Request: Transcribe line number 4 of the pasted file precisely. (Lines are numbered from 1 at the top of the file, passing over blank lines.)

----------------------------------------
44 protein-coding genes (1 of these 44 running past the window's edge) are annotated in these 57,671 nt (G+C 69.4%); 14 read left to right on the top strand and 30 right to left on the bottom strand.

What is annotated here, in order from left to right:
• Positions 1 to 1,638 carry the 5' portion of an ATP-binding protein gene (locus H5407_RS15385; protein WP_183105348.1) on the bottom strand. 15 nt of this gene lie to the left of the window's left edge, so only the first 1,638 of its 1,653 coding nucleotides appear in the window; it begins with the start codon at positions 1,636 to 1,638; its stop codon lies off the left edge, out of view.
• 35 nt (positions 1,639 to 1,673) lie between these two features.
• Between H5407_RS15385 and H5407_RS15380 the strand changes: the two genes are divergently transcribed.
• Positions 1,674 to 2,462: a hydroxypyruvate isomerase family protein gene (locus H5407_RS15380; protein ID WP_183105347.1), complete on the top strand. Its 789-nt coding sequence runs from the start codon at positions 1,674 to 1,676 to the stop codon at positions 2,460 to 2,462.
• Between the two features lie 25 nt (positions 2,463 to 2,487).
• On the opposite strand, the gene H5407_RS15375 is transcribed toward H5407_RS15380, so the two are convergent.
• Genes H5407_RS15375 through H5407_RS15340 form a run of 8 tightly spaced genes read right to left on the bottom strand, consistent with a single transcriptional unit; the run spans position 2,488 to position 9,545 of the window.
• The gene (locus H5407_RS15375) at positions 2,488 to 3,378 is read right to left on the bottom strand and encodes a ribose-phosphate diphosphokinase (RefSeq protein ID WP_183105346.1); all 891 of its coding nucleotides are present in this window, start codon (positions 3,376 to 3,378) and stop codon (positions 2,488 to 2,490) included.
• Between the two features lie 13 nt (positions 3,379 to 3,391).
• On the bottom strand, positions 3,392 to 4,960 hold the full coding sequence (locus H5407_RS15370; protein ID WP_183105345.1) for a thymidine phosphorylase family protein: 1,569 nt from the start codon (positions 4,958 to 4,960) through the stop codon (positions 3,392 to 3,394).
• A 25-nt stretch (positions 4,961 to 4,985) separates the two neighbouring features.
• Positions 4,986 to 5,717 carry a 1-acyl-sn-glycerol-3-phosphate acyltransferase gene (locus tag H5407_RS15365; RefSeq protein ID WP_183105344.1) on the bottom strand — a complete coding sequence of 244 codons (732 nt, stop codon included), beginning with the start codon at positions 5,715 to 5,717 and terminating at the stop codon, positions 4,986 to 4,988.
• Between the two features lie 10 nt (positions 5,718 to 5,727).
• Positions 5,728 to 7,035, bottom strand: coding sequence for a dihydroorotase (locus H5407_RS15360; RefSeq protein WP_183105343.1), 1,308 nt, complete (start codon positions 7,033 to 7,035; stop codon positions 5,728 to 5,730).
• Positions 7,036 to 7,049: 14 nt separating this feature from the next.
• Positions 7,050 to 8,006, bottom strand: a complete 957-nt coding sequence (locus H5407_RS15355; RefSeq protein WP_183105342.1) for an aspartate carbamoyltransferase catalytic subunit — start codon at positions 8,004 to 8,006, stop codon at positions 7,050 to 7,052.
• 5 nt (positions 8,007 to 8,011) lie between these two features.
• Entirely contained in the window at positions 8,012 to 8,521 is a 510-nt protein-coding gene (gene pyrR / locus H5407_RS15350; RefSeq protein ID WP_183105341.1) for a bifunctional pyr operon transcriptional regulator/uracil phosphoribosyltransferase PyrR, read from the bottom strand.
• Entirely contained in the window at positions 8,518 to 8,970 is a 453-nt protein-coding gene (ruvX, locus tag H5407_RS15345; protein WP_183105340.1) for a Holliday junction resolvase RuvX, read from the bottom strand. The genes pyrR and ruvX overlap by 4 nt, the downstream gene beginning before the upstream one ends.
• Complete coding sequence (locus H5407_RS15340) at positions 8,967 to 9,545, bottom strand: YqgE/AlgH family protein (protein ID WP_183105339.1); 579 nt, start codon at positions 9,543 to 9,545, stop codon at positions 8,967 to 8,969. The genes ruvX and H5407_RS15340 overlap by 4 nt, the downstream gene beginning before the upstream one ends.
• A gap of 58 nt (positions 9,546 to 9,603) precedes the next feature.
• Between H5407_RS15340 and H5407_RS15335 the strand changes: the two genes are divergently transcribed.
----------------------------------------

• 35 nt (positions 1,639 to 1,673) lie between these two features.